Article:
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Inspire & Motivate Your Teams Through Learning

  • 21/07/2011
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  • Posted by EuroSTAR
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As this was one of the more popular articles of 2010 we decided to republish it here in case any of you missed it…enjoy!

My passion is in building high performing software quality and testing teams. Successful and highly regarded teams are comprised of individuals passionate and knowledgeable about their professional craft. Establishing a continuous learning environment is key to inspiring and motivating your teams. The following are some of the focuses I incorporate in the learning and development of my teams.

Advocate for Testing Within Your Organization

Advocating for software testing within your organization is fundamental as a test lead or manager. In fact, it is important for all testers to champion their profession. As it relates to training, it is important for management to understand the value of your team in order for you to secure appropriate budget and support for team development.

Establish a Continuous Learning Mindset

Our industry is constantly changing and it is imperative to maintain a commitment to the training and development of our teams. Continuous learning encourages an awareness of industry trends, provides a focus on continuous improvement, inspires personal growth, and through creative thinking it advances the craft of software testing. Ideally you will be able to establish the continuous learning mindset for your team, and more importantly instil a lifelong commitment to learning for each individual. Although it is ultimately up to each individual to take ownership for their professional development, it is important to offer diverse learning opportunities to address unique learning styles and interests.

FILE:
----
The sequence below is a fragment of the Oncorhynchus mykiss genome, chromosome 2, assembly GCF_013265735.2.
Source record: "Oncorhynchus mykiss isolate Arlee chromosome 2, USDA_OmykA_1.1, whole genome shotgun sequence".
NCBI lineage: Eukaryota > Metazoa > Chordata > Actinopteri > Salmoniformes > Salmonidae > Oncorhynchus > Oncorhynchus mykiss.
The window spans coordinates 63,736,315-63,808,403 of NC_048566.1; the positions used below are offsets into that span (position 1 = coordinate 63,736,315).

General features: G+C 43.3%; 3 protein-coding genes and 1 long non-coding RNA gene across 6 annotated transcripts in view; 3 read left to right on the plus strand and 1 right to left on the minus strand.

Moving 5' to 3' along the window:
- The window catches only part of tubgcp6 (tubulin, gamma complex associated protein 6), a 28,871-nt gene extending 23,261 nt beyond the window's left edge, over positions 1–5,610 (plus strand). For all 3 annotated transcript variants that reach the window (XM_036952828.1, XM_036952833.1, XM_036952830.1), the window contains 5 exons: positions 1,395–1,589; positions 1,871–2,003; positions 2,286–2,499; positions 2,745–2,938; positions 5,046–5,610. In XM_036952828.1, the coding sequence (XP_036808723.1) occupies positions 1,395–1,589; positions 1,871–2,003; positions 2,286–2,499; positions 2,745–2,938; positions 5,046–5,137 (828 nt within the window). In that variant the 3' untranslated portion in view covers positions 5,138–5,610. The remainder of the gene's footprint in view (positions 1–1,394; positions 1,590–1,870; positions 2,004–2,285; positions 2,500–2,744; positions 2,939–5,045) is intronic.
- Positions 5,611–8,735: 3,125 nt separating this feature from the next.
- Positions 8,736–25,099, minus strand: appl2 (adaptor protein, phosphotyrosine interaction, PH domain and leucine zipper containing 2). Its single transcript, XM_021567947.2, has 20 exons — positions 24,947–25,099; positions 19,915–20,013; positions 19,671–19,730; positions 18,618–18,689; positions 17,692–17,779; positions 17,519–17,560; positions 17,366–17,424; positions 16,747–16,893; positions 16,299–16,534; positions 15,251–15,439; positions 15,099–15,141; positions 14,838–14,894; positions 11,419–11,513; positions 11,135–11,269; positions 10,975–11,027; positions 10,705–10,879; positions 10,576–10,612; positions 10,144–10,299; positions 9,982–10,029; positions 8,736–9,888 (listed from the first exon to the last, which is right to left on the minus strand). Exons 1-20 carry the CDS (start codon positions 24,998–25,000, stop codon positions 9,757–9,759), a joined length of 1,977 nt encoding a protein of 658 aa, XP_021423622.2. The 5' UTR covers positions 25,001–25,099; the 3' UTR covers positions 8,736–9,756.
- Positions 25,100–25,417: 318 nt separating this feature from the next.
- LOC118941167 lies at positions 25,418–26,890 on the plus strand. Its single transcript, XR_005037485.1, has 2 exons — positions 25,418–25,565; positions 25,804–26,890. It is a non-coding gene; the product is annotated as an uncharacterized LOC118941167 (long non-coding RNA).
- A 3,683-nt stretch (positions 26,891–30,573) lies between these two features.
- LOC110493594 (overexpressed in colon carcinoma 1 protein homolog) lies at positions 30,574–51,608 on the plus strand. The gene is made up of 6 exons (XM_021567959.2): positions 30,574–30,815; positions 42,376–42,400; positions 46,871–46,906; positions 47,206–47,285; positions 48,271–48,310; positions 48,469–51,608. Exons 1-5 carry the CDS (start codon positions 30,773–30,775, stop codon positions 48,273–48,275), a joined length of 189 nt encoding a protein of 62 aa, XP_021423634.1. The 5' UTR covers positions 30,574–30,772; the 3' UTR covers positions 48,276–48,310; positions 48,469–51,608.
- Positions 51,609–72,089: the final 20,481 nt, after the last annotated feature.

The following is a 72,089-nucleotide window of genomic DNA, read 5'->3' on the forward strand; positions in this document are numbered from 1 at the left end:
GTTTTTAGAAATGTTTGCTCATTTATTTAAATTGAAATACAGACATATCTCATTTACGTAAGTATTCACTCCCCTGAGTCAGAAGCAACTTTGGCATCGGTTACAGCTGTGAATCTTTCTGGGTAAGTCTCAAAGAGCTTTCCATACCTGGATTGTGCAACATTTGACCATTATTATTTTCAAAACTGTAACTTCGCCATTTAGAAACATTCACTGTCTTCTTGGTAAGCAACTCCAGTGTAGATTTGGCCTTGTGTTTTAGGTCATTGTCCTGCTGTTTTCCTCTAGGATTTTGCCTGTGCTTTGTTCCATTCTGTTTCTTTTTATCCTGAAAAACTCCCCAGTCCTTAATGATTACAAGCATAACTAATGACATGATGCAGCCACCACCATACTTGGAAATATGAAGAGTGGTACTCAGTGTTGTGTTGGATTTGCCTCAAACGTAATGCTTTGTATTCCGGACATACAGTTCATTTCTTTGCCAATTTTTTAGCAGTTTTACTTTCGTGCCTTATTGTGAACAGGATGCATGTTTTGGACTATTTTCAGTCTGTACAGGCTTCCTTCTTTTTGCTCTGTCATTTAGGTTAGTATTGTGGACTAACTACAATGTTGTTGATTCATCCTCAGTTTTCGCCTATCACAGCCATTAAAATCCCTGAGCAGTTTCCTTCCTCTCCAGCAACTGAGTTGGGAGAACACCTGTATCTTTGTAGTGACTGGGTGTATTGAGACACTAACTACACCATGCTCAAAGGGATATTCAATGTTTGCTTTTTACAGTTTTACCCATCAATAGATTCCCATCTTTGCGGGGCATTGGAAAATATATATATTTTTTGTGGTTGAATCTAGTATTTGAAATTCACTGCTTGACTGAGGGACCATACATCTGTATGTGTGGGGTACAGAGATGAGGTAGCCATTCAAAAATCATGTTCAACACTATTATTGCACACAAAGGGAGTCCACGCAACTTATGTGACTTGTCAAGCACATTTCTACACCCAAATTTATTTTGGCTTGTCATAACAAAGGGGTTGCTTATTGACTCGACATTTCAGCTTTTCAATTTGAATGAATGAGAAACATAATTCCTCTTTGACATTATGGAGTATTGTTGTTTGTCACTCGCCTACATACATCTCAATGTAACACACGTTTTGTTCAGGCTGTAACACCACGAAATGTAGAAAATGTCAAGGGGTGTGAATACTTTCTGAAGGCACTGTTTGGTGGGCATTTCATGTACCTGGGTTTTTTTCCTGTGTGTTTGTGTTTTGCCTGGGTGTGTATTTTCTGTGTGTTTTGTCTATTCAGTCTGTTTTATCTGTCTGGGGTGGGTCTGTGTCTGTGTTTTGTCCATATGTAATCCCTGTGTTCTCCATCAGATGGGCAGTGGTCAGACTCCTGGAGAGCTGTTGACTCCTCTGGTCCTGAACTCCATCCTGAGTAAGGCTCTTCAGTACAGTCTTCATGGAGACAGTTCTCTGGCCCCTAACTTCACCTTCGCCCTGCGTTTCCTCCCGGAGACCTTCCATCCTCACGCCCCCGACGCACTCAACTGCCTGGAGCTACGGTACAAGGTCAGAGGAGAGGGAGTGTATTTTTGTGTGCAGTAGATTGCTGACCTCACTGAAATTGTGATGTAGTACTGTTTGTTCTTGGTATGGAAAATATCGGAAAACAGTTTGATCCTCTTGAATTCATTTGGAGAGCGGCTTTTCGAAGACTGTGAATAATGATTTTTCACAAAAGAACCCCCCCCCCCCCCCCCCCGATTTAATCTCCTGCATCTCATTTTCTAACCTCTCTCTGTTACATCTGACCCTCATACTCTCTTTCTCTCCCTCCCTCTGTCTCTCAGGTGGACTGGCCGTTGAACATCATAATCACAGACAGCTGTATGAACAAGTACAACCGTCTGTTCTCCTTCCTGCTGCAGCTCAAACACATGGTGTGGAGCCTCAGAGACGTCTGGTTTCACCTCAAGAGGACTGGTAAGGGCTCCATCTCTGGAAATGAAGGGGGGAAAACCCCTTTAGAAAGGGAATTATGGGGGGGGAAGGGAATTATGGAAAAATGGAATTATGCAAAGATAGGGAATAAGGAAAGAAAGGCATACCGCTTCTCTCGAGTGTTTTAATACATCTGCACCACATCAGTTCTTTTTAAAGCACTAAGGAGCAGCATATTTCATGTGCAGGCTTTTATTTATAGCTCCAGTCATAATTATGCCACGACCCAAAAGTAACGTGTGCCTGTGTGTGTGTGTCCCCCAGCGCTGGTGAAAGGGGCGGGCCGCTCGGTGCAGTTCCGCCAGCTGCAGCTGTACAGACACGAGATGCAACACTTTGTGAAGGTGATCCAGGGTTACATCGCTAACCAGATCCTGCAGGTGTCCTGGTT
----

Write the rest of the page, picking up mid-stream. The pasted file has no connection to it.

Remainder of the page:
Incorporate Diverse Learning Opportunities

There are a tremendous number of learning opportunities for software testers. It is important to incorporate diverse opportunities in alignment with the organizational needs and the skill sets of your team. Consider including a variety of the following options:

• Courses & Certifications
• Conferences & Workshops
• Organizations & Associations *
• Webinars & Interviews *
• Books, Magazines, Newsletters *
• Discussion Forums & Blogs *
• Internal Cross Training & Lunch and Learn Sessions *
• Networking, Networking, Networking *

Provide Frequent Learning Opportunities

Frequent training and development opportunities are important to remain current with the industry and to sustain learning momentum. Being mindful of potential budget constraints, there are numerous low cost options to consider incorporating.

$$-$$ Learning Opportunities

Courses, conferences and certification programs offer diverse learning opportunities although many teams find themselves infrequently attending these opportunities due to cost. Registration fees combined with travel costs that may need to be incurred can add up very quickly and completely consume your yearly training allowance. It is important to be selective when choosing courses, conferences or certification programs as learning opportunities.

Courses are excellent learning opportunities. Look for courses with learning outcomes that align with your team’s goals and are geared towards the skill set needs of your team members. Focus on courses with a format that emphasizes hands on, experiential learning as the retention rate will be much higher. Another consideration may be to bring a course in-house. Depending on the trainer and the course, this may allow for customizing the course to address specific needs of your team.

Conferences are also excellent learning opportunities offering diversity in a single setting. Many provide a range of full day or half day workshops, tutorials, presentations and keynote speakers. Depending on the conference, topics often span test management, testing skills and techniques, automation, tools, soft skills and agile practices.

Certification programs may be another valuable learning opportunity depending on your organization or individual interests. There are numerous certification programs offered internationally to choose from. The value of certification programs has been a highly debated topic in our industry. As with all learning opportunities, when considering a certification, you need to understand your learning goals and assess how effectively the program will assist in you meeting those goals before enrolling.

$ – $$ Learning Opportunities

In defining your team’s training and development plan, be sure to emphasize the options highlighted with an ‘*’ from the list above. These options are typically low cost or free and often provide greater learning potential. Actively engaging in a few insightful organizations, magazines, books, discussion forums and blogs in combination with networking, can be very powerful.